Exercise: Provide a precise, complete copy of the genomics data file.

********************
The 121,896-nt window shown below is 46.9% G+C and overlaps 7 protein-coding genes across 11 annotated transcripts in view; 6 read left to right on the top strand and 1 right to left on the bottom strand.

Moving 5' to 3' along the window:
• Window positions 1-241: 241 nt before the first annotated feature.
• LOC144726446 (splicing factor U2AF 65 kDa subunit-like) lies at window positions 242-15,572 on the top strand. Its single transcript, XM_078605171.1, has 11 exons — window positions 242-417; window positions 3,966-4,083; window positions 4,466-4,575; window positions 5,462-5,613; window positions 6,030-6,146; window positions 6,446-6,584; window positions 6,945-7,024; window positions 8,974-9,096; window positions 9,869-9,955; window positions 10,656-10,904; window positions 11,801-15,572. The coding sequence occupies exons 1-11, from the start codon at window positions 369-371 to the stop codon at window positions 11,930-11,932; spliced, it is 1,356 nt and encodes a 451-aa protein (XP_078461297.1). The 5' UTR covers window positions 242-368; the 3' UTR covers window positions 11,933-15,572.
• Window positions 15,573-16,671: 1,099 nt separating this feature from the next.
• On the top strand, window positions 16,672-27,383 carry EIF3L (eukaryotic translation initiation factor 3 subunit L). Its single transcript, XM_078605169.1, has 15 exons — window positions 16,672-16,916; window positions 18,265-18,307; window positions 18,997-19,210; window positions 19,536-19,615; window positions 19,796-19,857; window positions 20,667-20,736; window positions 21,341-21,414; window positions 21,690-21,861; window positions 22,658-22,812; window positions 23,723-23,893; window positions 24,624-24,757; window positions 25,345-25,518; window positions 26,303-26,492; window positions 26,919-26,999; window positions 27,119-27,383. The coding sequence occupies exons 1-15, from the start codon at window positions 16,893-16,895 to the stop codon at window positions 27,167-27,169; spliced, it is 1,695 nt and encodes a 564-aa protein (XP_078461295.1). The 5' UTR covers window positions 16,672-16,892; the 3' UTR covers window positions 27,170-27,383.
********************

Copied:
The 121,896-nt window shown below is 46.9% G+C and overlaps 7 protein-coding genes across 11 annotated transcripts in view; 6 read left to right on the top strand and 1 right to left on the bottom strand.

Moving 5' to 3' along the window:
• Window positions 1-241: 241 nt before the first annotated feature.
• LOC144726446 (splicing factor U2AF 65 kDa subunit-like) lies at window positions 242-15,572 on the top strand. Its single transcript, XM_078605171.1, has 11 exons — window positions 242-417; window positions 3,966-4,083; window positions 4,466-4,575; window positions 5,462-5,613; window positions 6,030-6,146; window positions 6,446-6,584; window positions 6,945-7,024; window positions 8,974-9,096; window positions 9,869-9,955; window positions 10,656-10,904; window positions 11,801-15,572. The coding sequence occupies exons 1-11, from the start codon at window positions 369-371 to the stop codon at window positions 11,930-11,932; spliced, it is 1,356 nt and encodes a 451-aa protein (XP_078461297.1). The 5' UTR covers window positions 242-368; the 3' UTR covers window positions 11,933-15,572.
• Window positions 15,573-16,671: 1,099 nt separating this feature from the next.
• On the top strand, window positions 16,672-27,383 carry EIF3L (eukaryotic translation initiation factor 3 subunit L). Its single transcript, XM_078605169.1, has 15 exons — window positions 16,672-16,916; window positions 18,265-18,307; window positions 18,997-19,210; window positions 19,536-19,615; window positions 19,796-19,857; window positions 20,667-20,736; window positions 21,341-21,414; window positions 21,690-21,861; window positions 22,658-22,812; window positions 23,723-23,893; window positions 24,624-24,757; window positions 25,345-25,518; window positions 26,303-26,492; window positions 26,919-26,999; window positions 27,119-27,383. The coding sequence occupies exons 1-15, from the start codon at window positions 16,893-16,895 to the stop codon at window positions 27,167-27,169; spliced, it is 1,695 nt and encodes a 564-aa protein (XP_078461295.1). The 5' UTR covers window positions 16,672-16,892; the 3' UTR covers window positions 27,170-27,383.